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Which Lie Did I Tell?; More Adventures in…
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Which Lie Did I Tell?; More Adventures in the Screen Trade

by William Goldman

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This is a book about how to write screenplays, and if anyone knows how to do that, it's Goldman. It's got some great insights, and realistic tips on what you should and and shouldn't do. It's also chock full of anecdotes where he namedrops Hollywood stars like mad.
And did he really write "Good Will Hunting" ? Find out here, maybe :-) ( )
  se71 | May 2, 2008 |
Well-written and entertaining tales from the movie business. Refreshingly free of BS (indeed, an antidote to it) ( )
  jolyon | Dec 21, 2005 |
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I don't think I was aware of it, but when I started work on Adventures in the Screen Trade, in 1980, I had become a leper in Hollywood.
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Amazon.com Amazon.com Review (ISBN 0375703195, Paperback)

Something odd, if predictable, became of screenwriter William Goldman after he wrote the touchstone tell-all book on filmmaking, Adventures in the Screen Trade (1983), he became a Hollywood leper. Goldman opens his long-awaited sequel by writing about his years of exile before he found himself--again--as a valuable writer in Hollywood.

Fans of the two-time Oscar-winning writer (Butch Cassidy and the Sundance Kid, All the President's Men) have anxiously waited for this follow-up since his career serpentined into a variety of big hits and critical bombs in the '80s and '90s. Here Goldman scoops on The Princess Bride (his own favorite), Misery, Maverick, Absolute Power, and others. Goldman's conversational style makes him easy to read for the film novice but meaty enough for the detail-oriented pro. His tendency to ramble into other subjects may be maddening (he suddenly switches from being on set with Eastwood to anecdotes about Newman and Garbo), but we can excuse him because of one fact alone: he is so darn entertaining.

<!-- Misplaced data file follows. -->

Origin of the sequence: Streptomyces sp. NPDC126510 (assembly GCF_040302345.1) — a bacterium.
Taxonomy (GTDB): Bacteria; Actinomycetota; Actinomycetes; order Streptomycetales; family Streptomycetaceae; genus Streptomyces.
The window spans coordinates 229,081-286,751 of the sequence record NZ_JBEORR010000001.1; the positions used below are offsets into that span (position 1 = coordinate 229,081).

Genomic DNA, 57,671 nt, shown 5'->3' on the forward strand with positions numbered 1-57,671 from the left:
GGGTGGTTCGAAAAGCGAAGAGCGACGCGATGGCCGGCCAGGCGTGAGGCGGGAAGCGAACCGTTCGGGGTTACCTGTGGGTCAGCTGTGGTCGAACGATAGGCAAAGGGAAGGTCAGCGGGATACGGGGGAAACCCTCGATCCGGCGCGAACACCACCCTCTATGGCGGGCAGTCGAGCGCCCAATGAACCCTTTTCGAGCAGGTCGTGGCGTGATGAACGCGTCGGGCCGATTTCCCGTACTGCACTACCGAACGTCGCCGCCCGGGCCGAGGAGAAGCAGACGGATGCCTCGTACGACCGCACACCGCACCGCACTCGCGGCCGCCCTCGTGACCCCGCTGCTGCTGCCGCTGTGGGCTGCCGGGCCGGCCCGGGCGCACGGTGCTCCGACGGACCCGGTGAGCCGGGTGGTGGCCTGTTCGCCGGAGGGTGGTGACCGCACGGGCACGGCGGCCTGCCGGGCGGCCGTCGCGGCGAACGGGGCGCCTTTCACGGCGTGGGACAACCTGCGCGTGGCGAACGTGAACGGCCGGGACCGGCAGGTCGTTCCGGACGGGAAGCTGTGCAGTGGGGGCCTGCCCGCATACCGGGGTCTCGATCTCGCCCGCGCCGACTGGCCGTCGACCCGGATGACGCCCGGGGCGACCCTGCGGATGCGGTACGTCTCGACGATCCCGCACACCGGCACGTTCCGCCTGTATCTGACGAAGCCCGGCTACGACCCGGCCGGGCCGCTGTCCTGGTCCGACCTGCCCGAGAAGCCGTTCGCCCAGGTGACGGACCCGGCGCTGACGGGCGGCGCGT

Like most sequels, Which Lie follows the structure of the original. Both Goldman books have three parts: stories about his movies, a deconstruction of Hollywood (here the focus is on great movie scenes), and a workshop for screenwriters. (The paperback version of the first book also comes with his full-length screenplay of Butch; his collected works are also worth checking out). This final segment is another gift--a toolbox--for the aspiring screenwriter. Goldman takes newspaper clippings and other ideas and asks the reader to diagnose their cinematic possibilities. Goldman also gives us a new screenplay he's written (The Big A), which is analyzed--with brutal honesty--by other top writers. With its juicy facts and valuable sidebars on what makes good screenwriting, this is another entertaining must-read from the man who coined what has to be the most-quoted adage about movie-business success: "Nobody knows anything." --Doug Thomas

(retrieved from Amazon Mon, 30 Sep 2013 13:39:02 -0400)

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An insider's take on Hollywood shares behind-the-scenes views of Mel Gibson, Kathy Bates, and other celebrities.

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